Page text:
Nutrition customization

Theme 4

Refine to better prevent diet-related diseases.


Personalizing nutrition, at all stages of life, considers the entire person in order to develop comprehensive, dynamic, and relevant nutritional recommendations for both individual and population health. Nutritional personalization takes into account in this research paradigm multiple factors, such as genetics, epigenetics, metabolomics, microbiome, dietary habits, food environment, physical activity level, environmental exposures, etc., which interact with others to influence the link between nutrition and health.

The exploration of these complex interactions involves, among others, experts from the areas of nutrition, omics, data science, computational biology, and artificial intelligence. The spinoffs and translational applications will help optimize the benefits of healthy eating for individuals and various population subgroups as well as better prevent and treat diet-related chronic diseases.


Nutrigenetics – Nutrigenomics

Research in nutrigenetics and nutrigenomics aimed at getting a better sense of the relationship between genes and diet by focusing, respectively, on the impact of genetic variations on the response to diet and that of the latter on the gene expression. An improved knowledge of the one between genes and diet is essential for the development of personalized nutrition interventions.

Host-Environment Interactions

The study of host-environment interactions is an important element of research in personalized nutrition. For example, the study of the role gut microbiota has in the response to diet, and its impact on the risk factors of lifestyle-related chronic diseases, was booming significantly in the last few years mainly due to the availability of powerful analytical tools, such as high-throughput DNA sequencing.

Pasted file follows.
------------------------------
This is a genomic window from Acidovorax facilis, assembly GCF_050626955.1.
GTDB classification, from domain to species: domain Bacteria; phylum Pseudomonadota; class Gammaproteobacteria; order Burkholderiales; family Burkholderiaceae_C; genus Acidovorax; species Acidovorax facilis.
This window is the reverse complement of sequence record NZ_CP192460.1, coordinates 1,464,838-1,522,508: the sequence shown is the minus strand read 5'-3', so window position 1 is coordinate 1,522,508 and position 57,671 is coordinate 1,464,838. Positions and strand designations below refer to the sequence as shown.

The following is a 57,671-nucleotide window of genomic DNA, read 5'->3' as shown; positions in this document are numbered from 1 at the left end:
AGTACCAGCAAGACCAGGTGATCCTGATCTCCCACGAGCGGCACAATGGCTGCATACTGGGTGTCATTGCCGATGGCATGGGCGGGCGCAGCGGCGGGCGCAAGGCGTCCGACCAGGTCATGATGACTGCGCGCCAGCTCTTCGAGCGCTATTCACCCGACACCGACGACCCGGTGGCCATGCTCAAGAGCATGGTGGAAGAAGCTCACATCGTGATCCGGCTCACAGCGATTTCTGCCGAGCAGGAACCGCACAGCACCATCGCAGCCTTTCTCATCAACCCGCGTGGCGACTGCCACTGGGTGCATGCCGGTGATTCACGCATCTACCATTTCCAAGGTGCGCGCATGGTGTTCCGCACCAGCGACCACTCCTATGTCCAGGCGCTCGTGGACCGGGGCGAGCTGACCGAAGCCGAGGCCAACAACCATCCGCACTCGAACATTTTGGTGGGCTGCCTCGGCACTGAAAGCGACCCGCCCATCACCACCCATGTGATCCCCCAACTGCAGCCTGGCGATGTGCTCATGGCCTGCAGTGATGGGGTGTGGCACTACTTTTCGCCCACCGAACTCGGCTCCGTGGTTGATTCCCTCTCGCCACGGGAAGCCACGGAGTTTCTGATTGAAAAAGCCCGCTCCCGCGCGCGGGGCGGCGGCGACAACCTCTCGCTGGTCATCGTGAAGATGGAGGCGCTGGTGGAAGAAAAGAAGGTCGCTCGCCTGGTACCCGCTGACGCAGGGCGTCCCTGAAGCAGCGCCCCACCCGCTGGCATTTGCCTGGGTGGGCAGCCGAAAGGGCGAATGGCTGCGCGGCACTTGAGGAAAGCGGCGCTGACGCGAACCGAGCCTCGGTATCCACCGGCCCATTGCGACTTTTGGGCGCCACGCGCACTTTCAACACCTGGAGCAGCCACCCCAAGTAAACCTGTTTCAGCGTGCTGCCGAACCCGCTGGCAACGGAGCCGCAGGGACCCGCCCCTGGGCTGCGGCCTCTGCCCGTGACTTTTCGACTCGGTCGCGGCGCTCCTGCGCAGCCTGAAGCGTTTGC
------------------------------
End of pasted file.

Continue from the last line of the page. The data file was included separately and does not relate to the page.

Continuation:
Application of Omic Sciences, Mega Data and AI to the Food Supply

Omic sciences, including proteomics and metabolomics, help identify the food biomarkers that can be used to assess the nutritional and functional properties of foods. The use of artificial intelligence (AI) to integrate the massive data set (mega data) generated by omics or even to recognize, for example, images of foods in order to assess dietary intakes is an emerging area of research that can greatly assist in developing personalized nutrition.

Development of Personalized Nutrition Interventions

Developing personalized nutrition interventions relies on the use of genetic, phenotypic, behavioural, or environmental information specific to the individual or subgroups of individuals, in order to favour the adoption of healthy eating habits and prevent diet-related chronic diseases.


Areas of Expertise

  • Metabolomics, proteomics, and genomics
  • Epigenomics and epigenetics
  • Gut microbiota and health
  • Nutrition in pregnancy
  • Nutrition and aging
  • Sports nutrition
  • Bioinformatics and machine learning

Research chairs

Canada Excellence Research Chair in the Microbiome-Endocannabinoidome Axis in Metabolic Health

Holder: Vincenzo Di Marzo
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Research Chair in Insulin Resistance and Cardiovascular Complications

Holder: André Marette
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Research Chair in Bariatric and Metabolic Surgery

Holder: André Tchernof
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Canada Research Chair in Genomics Applied to Nutrition and Metabolic Health

Holder: Marie-Claude Vohl
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Canada Research Chair in Animal Reproductive Applied Functional Genomics

Holder: Marc-André Sirard
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Canada Research Chair in Medical Genomics

Holder: Jacques Corbeil
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Canada Research Chair in Bacteriophages

Holder: Sylvain Moineau
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NSERC/Diana Food Industrial Research Chair on the Effects of Polyphenol Prebiotics from Fruits and Vegetables (PhenoBio)

Holder: Yves Desjardins
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See all the themes

Our scientific program revolves around six major unifying themes.